News flash: Carla has a past!
To the surprise of, well, no one, a tell-all book is set for release on the colourful life that model and singer Carla Bruni embraced before settling down as the third wife of French President Nicolas Sarkozy. It’s the tale of “a fast-living adventuress with an obsession with wealth and fame,” a source at Paris publisher Flammarion told the Telegraph. The source promises “explosive revelations” about secret lovers and plastic surgery, and the paper suggests the first couple tremble in anticipation of what author Besma Lahouri has uncovered. Well, maybe. Meanwhile, Bruni’s support for Sakineh Mohammadi Ashtiani, the Iranian woman whose sentence to death by stoning may be upgraded to hanging, won criticism from an Iranian newspaper—and Catherine Deneuve, who called it “counterproductive,” given her past.
A songbird prepares the nest
Céline Dion has been out of the spotlight since announcing she and husband René Angélil were expecting twin boys this November after years of fertility treatments. This led to tabloid rumours the pregnancy was in trouble and that she’d been rushed to hospital. In fact, 42-year-old Dion has gained 33 lb. and credits acupuncture for a smooth pregnancy, a representative told People. She’ll take it easy for the last trimester, on doctor’s orders, before launching a show next year at Caesars Palace in Las Vegas. The cover of Montreal-based 7 Jours magazine features Dion, uncharacteristically scrubbed free of makeup, clutching her hefty baby bump along with hubby, the family dog and their soon-to-be outnumbered nine-year-old son René-Charles.
He dodged death. The Dodge didn’t.
Thomas Magill’s anguished decision to end it all by jumping from the 38th floor of a New York City apartment proved fatal, but only to a red Dodge Charger that broke his fall. The 22-year-old is recovering after having rods inserted into his legs and undergoing several operations, after slamming feet-first through the rear windshield and onto the back seat. Construction worker Guy McCormack, who borrowed his wife’s beloved car that day, credits its rosary beads with playing a role in Magill’s survival. His wife, Maria McCormack, has a less spiritual view. “I want to meet [him] and say, Why? Why my car out of all the cars in the city?”
World’s youngest quitter
To the relief of thousands of Internet viewers and an embarrassed Indonesian government, two-year-old Ardi Rizal has reportedly shaken his cigarette addiction. Ardi, known the world over as the “Smoking Baby,” left his village in South Sumatra in July for help with his two-pack-a-day habit. “He received psychosocial therapy for one month during which therapists kept him busy with activities,” says Arist Merdeka Sirait, secretary general for child protection. “We diverted his addiction from cigarettes to playing.”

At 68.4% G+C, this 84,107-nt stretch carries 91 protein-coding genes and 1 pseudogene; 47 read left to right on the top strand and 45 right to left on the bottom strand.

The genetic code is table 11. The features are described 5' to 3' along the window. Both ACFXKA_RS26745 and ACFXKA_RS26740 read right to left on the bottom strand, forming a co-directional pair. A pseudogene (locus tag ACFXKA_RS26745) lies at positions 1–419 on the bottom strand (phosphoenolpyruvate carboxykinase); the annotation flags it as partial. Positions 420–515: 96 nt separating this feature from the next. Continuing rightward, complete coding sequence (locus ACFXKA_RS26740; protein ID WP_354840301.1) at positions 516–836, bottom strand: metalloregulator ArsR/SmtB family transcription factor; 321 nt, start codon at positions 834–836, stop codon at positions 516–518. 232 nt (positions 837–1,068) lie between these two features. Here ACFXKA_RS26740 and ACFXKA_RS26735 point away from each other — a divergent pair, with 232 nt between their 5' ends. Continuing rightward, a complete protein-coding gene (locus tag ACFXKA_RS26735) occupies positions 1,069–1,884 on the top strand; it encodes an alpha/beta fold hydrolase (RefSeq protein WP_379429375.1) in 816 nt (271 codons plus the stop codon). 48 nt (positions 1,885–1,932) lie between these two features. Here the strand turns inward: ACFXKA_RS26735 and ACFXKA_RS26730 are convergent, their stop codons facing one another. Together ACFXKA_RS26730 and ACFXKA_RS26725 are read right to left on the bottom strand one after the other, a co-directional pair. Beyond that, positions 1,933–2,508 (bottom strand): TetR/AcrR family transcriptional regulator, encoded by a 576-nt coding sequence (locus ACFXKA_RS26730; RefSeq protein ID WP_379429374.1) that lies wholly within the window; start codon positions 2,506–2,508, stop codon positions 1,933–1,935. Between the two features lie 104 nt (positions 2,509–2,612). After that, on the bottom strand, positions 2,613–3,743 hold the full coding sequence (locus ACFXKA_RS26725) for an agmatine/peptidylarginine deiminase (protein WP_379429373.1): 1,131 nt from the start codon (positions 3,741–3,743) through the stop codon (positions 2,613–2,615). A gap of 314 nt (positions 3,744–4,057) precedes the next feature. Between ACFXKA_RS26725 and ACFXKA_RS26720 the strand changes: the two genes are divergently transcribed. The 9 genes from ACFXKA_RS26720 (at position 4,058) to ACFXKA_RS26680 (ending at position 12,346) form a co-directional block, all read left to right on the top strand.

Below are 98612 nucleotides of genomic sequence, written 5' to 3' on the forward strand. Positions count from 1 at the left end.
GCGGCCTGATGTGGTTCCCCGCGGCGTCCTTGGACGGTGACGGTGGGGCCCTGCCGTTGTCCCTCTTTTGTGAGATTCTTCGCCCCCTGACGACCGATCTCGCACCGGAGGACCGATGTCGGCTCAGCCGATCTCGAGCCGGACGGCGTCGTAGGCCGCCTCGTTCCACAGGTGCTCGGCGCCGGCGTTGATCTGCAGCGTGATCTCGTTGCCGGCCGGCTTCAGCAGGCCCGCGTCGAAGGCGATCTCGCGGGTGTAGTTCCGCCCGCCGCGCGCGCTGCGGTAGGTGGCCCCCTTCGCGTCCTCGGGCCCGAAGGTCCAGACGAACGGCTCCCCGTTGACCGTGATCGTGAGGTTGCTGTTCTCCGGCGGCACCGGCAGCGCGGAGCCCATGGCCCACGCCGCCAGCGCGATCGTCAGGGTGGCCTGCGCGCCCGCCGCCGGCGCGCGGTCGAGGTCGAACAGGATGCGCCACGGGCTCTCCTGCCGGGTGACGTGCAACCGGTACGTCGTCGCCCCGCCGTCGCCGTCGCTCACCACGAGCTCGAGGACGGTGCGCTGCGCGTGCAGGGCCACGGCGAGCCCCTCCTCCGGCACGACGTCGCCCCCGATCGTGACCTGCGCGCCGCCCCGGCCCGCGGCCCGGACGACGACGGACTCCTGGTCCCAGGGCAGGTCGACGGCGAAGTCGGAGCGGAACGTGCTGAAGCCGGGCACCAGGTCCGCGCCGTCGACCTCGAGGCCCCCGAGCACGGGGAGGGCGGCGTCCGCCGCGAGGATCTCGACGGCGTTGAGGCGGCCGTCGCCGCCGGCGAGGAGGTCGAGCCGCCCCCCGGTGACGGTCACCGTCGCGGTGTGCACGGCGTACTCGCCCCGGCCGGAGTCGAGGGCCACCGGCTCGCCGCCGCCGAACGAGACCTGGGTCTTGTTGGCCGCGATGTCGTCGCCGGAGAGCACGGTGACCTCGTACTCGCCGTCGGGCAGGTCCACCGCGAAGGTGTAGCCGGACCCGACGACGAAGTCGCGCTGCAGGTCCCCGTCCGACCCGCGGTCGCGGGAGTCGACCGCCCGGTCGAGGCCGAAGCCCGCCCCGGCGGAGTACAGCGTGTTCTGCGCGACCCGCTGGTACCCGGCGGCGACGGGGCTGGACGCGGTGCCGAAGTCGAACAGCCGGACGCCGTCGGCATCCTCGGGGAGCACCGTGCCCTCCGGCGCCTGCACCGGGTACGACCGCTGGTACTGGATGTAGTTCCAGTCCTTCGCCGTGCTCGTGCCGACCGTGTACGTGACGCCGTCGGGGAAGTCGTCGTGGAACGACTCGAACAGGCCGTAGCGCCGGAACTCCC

Putting the hack in hacking
The fallout from Fleet Street’s phone-hacking scandal continues, years after the first police raid in 2003 uncovered a private investigator’s scheme to pinch confidential cellphone data and voice mail from royalty and the rich and famous. The information proved embarrassing fodder for the tabloid press, especially the Rupert Murdoch-owned News of the World. In all, hundreds of journalists paid investigators to pry secrets from thousands of phones. Among those jailed was Clive Goodman, the former royal editor for the World. With trials and inquiries now over, the Guardian and the New York Times asked last week why Scotland Yard only prosecuted those hacking phones of the royal family, and why those employed by the well-connected Murdoch got off so lightly. Among the unscathed is Andy Coulson, the World’s former editor, now director of communications for Prime Minister David Cameron. Coulson, who says he was “unaware” of the hacking, is under fire from Labour MPs.
So clean I can see my toes!
Halifax Mayor Peter Kelly waited for warm weather and a clean bill from the health department, but did plunge into Halifax Harbour last week. The swim off Black Rock Beach fulfilled a promise to show the harbour is safe after the city’s long-awaited $54-million sewage treatment plant malfunctioned last year, fouling the water and setting back a $333-million cleanup. “The system is working, the water is clean,” said Kelly. The mayor sported a farmer’s tan and yellow-and-black plaid swim shorts, setting standards for political integrity, if not fashion.
Making bankers look even worse
Thilo Sarrazin’s views on Muslims and Jews may cost him his job on the board of the Bundesbank, Germany’s central bank, but they’ve already propelled his new book, Germany Is Destroying Itself, onto the bestseller list. Germany is being undermined by the unwillingness and inability of its four million Muslims to integrate, he says. He also believes in a “Jewish gene.” His views are condemned by most politicians except the far-right National Democratic Party, but getting rid of him may prove to be difficult, given the legal protections extended to bankers in that country.
Your life goes here
In a mix of art and geekery, Canadian rockers Arcade Fire have reinvented the music video. American director Chris Milk used the horsepower of Google Maps and Street View to create a personal experience for online viewers. Type in your childhood home address and you’ll find your memories melding with Win Butler’s as he sings We Used to Wait, an ode to the lost art of letter-writing, from their hit CD The Suburbs. Their combo of technology and nostalgia, found at thewildernessdowntown.com, has gone viral. As part of the experience, you’re asked to write “a letter of advice to the younger you.” If only you’d known to invest in Google.
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